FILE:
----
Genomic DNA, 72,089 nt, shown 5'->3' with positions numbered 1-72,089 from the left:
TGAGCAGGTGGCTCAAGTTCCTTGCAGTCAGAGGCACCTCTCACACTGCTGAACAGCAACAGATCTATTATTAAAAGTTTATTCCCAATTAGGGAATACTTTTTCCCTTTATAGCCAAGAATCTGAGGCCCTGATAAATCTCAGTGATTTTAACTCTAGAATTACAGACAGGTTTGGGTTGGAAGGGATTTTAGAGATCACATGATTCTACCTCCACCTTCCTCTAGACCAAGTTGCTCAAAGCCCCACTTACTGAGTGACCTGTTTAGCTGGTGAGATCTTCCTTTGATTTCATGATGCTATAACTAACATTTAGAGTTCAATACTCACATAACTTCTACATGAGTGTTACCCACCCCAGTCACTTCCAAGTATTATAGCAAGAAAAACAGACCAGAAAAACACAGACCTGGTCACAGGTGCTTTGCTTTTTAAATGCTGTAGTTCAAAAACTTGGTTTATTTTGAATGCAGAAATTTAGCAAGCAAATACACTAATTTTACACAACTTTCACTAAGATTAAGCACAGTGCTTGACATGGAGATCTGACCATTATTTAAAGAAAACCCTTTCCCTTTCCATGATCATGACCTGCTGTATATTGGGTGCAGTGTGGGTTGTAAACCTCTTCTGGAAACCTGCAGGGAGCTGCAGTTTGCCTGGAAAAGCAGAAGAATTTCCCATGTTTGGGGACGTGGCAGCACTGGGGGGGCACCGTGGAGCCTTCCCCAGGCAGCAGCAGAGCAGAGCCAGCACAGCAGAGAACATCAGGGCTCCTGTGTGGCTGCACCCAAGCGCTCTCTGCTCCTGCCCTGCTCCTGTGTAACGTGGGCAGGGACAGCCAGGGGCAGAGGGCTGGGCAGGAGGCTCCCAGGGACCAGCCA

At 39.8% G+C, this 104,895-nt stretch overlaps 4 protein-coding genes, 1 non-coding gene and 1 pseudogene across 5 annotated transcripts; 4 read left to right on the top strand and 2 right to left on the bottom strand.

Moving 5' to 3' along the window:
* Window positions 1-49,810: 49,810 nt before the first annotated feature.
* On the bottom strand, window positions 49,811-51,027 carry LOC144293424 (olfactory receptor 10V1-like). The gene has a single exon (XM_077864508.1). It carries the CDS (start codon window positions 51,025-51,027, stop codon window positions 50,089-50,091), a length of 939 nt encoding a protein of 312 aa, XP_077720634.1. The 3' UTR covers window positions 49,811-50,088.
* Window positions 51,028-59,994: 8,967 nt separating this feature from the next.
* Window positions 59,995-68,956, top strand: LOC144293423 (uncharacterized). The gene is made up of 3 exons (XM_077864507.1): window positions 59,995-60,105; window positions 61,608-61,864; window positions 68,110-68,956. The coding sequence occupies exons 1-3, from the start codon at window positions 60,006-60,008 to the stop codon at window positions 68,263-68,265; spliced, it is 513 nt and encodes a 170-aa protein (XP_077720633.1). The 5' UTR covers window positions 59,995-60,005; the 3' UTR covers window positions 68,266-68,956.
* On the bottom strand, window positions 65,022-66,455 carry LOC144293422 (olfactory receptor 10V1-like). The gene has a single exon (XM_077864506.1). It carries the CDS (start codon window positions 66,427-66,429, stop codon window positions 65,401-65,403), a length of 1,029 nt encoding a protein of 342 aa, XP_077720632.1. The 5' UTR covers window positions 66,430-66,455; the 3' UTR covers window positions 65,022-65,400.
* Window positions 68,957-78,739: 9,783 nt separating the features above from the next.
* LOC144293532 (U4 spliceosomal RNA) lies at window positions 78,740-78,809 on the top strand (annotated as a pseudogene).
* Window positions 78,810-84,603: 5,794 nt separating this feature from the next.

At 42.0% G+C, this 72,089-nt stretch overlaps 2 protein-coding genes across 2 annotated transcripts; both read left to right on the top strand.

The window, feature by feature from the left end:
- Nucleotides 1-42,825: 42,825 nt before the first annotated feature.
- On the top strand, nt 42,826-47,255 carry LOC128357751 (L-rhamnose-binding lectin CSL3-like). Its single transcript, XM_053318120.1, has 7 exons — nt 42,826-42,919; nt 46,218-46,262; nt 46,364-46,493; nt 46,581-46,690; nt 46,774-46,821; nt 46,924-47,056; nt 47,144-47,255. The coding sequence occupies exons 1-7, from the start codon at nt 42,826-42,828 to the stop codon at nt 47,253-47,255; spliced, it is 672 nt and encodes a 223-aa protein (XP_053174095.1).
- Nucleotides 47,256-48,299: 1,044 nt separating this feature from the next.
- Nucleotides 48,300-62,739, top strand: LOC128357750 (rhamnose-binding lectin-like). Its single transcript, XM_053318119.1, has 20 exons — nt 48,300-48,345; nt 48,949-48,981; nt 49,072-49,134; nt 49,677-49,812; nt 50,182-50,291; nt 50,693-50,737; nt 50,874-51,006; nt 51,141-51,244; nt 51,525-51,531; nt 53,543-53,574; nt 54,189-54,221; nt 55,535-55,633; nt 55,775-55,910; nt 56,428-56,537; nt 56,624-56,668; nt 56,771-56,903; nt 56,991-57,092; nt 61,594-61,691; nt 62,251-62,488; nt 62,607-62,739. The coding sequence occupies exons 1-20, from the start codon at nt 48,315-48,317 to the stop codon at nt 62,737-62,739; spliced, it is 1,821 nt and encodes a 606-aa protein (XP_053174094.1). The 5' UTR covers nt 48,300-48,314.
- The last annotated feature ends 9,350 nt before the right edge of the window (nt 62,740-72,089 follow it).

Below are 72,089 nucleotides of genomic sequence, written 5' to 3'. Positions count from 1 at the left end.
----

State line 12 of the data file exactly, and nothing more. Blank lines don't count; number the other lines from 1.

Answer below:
* Window positions 78,810-84,603: 5,794 nt separating this feature from the next.